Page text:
Vol. 127 No. 3 This Article investigates an important yet undertheorized phenomenon: financial incentives in public enforcement. Each year, public enforcers assess billions of dollars in penalties and other financial sanctions for violations of state and federal law. Why? If the awards in question were the result of private lawsuits, the answer would be obvious. We expect that private enforcers – the victims of law violations and their fee-seeking attorneys – will attempt to maximize financial recoveries. Record recoveries come as no surprise in private class actions, for example. But dollar signs are harder to explain in the context of public enforcement. Unlike private attorneys who are paid a percentage of the recovery, public enforcers are paid by salary. They have no direct financial stake in successful enforcement efforts. We assume that public enforcers pursue financial awards only for their deterrent value, not for the benefits that such recoveries can bring the enforcement agency itself. Or do they? Contrary to the conventional wisdom on the division between public and private enforcement, this Article argues that public enforcers often seek large monetary awards for self-interested reasons divorced from the public interest in deterrence.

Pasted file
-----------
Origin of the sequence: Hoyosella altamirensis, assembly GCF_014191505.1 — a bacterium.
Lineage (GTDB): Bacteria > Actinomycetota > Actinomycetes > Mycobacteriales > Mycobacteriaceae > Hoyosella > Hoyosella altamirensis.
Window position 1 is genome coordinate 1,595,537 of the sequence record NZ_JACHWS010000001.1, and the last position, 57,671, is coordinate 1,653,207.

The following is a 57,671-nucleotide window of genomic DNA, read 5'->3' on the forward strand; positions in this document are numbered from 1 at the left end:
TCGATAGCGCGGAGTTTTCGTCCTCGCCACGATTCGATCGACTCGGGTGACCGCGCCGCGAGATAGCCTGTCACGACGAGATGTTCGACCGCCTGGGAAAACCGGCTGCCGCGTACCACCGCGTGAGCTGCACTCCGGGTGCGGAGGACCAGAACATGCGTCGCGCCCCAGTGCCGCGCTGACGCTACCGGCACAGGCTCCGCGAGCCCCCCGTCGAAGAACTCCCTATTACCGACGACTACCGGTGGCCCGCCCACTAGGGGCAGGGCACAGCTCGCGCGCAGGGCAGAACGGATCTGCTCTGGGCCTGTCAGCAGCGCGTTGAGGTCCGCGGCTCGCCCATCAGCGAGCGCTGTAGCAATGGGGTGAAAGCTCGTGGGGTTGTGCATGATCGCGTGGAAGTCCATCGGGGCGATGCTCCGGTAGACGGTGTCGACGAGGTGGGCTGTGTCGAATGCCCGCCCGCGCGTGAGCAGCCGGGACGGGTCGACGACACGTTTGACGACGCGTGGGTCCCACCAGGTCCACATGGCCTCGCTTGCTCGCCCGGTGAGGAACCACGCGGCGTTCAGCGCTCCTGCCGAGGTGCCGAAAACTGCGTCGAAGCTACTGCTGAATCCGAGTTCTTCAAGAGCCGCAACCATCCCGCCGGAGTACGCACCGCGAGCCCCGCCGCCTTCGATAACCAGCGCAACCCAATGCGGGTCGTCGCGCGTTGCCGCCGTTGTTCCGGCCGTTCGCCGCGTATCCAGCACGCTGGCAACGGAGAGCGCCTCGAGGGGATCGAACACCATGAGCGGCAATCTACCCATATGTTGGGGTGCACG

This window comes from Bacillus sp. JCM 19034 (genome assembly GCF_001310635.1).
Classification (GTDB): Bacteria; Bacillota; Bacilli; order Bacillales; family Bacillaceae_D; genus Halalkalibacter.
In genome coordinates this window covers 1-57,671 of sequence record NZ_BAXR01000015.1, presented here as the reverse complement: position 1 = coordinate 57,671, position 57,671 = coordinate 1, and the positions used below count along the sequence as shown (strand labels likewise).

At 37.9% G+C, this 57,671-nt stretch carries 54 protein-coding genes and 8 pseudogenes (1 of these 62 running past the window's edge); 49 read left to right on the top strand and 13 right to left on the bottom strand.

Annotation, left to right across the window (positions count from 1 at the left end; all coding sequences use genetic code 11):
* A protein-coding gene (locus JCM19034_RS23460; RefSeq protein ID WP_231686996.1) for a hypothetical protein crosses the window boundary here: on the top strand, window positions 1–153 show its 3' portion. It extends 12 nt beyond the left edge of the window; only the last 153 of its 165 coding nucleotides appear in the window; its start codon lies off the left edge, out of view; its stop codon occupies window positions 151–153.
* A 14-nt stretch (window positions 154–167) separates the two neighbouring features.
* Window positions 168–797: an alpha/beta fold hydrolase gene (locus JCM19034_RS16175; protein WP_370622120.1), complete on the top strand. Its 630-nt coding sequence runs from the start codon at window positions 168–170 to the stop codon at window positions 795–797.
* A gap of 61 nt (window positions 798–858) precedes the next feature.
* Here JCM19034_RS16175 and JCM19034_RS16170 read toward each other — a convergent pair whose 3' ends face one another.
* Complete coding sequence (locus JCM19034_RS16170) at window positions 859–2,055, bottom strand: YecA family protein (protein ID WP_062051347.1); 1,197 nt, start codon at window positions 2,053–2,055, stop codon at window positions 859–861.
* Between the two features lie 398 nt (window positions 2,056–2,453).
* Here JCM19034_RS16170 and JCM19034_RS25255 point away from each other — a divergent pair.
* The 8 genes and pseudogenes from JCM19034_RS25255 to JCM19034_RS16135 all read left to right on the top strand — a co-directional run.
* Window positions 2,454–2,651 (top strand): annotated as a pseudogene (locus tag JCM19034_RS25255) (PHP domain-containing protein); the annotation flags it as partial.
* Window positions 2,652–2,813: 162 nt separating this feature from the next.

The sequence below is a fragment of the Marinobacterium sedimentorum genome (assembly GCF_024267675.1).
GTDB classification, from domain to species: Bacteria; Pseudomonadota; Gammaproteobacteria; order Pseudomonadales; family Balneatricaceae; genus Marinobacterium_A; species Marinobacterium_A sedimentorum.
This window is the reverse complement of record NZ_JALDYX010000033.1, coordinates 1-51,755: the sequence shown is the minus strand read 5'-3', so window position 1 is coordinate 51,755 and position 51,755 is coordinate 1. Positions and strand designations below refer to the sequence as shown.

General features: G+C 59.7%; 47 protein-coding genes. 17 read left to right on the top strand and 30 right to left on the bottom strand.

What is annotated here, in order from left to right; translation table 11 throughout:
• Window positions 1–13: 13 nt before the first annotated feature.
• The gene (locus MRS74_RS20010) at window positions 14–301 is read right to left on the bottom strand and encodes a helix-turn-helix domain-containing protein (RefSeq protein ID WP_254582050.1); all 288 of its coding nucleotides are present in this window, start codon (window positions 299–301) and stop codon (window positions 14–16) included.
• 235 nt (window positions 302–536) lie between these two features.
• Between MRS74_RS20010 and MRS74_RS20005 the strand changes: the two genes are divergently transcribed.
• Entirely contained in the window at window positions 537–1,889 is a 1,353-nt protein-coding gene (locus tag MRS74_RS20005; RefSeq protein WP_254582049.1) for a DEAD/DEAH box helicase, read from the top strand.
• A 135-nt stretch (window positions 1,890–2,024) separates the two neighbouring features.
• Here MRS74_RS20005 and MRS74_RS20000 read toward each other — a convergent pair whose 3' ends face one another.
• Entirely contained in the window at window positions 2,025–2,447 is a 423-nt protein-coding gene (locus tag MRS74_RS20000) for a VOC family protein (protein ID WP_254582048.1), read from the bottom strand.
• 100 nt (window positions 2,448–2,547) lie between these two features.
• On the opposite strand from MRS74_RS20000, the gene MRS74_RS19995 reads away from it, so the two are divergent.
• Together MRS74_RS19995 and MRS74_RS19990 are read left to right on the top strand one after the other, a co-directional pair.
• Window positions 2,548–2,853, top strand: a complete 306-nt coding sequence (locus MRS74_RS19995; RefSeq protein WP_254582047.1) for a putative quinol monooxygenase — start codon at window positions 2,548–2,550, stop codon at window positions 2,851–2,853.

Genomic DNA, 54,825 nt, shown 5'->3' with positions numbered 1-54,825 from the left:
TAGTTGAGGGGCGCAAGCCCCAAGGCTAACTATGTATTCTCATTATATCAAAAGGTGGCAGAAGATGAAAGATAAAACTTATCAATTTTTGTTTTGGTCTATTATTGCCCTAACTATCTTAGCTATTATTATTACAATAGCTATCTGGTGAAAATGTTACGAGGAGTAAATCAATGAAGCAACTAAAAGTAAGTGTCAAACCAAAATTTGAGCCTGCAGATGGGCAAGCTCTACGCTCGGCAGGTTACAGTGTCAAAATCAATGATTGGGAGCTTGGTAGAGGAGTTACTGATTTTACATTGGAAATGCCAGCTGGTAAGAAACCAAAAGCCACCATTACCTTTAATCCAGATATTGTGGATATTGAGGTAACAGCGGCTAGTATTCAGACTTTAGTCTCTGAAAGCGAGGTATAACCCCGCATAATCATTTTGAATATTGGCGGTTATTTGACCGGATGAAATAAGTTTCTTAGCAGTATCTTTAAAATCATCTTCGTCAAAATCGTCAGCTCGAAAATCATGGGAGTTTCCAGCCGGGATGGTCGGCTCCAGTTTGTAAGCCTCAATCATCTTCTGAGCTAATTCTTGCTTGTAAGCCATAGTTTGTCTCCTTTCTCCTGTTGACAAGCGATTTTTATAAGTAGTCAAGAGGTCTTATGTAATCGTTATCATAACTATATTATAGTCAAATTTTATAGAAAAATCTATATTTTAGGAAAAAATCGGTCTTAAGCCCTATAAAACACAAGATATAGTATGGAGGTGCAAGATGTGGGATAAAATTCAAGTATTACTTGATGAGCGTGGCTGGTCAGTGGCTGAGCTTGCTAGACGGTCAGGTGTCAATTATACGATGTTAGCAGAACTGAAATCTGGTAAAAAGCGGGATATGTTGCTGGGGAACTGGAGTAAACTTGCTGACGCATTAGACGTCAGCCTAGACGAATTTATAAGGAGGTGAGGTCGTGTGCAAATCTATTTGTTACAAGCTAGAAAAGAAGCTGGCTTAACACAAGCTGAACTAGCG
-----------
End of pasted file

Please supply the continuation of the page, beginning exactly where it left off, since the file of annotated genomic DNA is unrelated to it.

Vol. 126 No. 2 State attorneys general represent their citizens in aggregate litigation that bears a striking resemblance to the much-maligned damages class action. Yet while private class actions are subject to a raft of procedural rules designed to protect absent class members, equivalent suits in the public sphere are largely free from constraint. The procedural disconnect between the two categories of aggregate litigation reflects a widespread assumption that attorneys general will adequately represent the interests of their respective state’s citizens, obviating any need for case-specific mechanisms for assuring the loyalty of lawyer to client. This Article challenges the presumption of adequate public representation. By conflating consent of the governed with consent of the client, the conventional wisdom ignores the important differences between political and adjudicative representation. Class action scholars have produced mountains of commentary detailing the agency costs of aggregate litigation, including substantial conflicts between the interests of class counsel and the members of the plaintiff class. I show that the same risks are present in state suits.